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Insiders guide to Prague

Dancing House
Petrin Tower
David Cerny
Communism Museum
Beer
Prague
Prague 2
02-old-town-square

Insiders guide to Prague

story by: Tom Ricketts

1. SEE THE DANCING HOUSE
One of ​the biggest controversies of recent times in Prague has been the building of the Dancing House. It was seen by many to become a hideous blight on Prague’s skyline, but like the Eiffel Tower, the Sydney Opera House and La Sagrada Familia, it has now become one of the city’s most treasured and iconic buildings.
HOT Tip: There’s a restaurant on the top floor with excellent views over the city.


2. TAKE IN THE VIEW FROM PRAGUE’S EIFFEL TOWER
In 1889 a group of Czech tourists visited Paris where they were so inspired by the Eiffel Tower that they decided Prague needed one. Two years later construction kicked off on the 63 metre Petrin Tower, located in a lush urban park which shares its name. Although it’s no way near as tall as the Eiffel Tower, it’s location atop a hill means you are at a higher level when climbing it. But the most important thing, is the amazing views of Prague.
HOT Tip: There’s several other great attractions in Petrin Park including the ancient Church of St Michael, and a pretty awesome mirror maze!


3. SEARCH FOR DAVID CERNY’S SCULPTURES
Perhaps the Czech Republic’s most famous artist, and certainly one of the most controversial, is David Cerny. An array of his sculptures are scattered across Prague and can be described as anything from amusing, to down right baffling. Either way, you’ll most likely stumble across a few whether you mean to or not.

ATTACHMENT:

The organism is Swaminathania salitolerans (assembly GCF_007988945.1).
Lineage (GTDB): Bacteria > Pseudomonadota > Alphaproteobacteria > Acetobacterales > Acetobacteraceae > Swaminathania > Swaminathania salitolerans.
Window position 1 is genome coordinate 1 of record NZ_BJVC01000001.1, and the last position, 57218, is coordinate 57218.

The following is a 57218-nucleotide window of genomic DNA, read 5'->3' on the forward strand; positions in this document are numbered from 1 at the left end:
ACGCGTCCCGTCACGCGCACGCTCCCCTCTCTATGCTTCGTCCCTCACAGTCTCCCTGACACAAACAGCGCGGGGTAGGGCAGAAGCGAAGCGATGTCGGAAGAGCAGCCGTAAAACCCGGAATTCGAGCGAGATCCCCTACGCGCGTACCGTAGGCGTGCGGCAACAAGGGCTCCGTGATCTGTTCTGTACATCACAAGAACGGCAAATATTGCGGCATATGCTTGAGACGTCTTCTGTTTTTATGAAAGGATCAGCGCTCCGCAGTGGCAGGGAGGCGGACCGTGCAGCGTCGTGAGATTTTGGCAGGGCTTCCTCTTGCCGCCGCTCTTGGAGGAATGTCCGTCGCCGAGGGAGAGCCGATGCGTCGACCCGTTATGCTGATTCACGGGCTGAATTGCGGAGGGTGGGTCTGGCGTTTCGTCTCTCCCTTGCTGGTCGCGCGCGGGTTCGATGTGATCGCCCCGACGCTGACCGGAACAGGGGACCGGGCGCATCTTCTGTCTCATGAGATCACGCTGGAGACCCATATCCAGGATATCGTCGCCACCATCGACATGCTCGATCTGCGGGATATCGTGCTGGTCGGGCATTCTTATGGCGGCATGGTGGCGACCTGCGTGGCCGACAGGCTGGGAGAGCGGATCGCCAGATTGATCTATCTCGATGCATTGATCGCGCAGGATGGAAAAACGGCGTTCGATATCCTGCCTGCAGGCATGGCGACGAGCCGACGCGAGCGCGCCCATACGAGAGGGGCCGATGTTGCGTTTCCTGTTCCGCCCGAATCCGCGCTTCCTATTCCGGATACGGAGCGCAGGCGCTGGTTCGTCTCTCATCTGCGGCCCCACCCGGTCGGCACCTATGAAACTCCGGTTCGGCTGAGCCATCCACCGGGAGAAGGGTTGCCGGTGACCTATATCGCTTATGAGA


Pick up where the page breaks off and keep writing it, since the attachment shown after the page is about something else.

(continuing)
HOT Tip: Some famous sculp​tures include babies climbing up the Zizkov TV Tower, King Wenceslas riding an upside down horse, and two large statue figures bent over, giving you a view up their… rear ends!


4. EXPERIENCE LIFE BEHIND THE IRON CURTAIN
Prague fell behind the ‘Iron Curtain’ when a communist government took over in 1948, and stayed there for 41 years until the peaceful Velvet Revolution of 1989. At the Communism Museum you can read the very propaganda, visit a notorious ‘interrogation room’, and learn all about this terrifying time in Czech history.
HOT Tip: The exhibits have English translations, but there is a lot to read! Consider hiring a guide for an easier experience.


5. GO BOHEMIAN IN BOHEMIA
For all things drinking and nightlife, head to the former industrial suburb of Zizkov. Over 300 pubs can be found here in what’s thought to be the highest concentration of pubs per capita in Europe!
HOT Tip: Dress down for Zizkov. Although exceptions to rule will be found, the pubs here are usually dark, grungy, and… well just Bohemian really.


6. HERE FOR THE BEER?
The lush Czech’s have a highest consumption of beer per capita in the world! Even the Prague Beer Museum is actually a pub! And it certainly has a history in the country, thought to date as far back as 993. Today Czech beers are renowned for being some of the most potent in the world, something you’ll need to remember as you tuck into a few.  
HOT Tip: The best traditional beer bars are found in the Old Town. U Parliamentu and U Medvidku have retained their giant kegs and old school charm, and the latter even has hotel rooms should you not be able to make it back to yours.


7. IT’S HIP TO BE SQUARE
The city squares of the Old Town and Castle districts are very well patronised by tourists to Prague, and certainly are must visit destinations. But Prague has a huge number of other city squares to be explored. Try Lyckovo Square surrounded by grand old mansions, or Jiriho z Podebrad Square for its unusual church and uncomfortably sterile metro station.
HOT Tip: Ask your House of Travel consultant about walking tours of the city.

> What about ​Prague's castles, cathedrals and gorgeous old buildings? Read all about them here.

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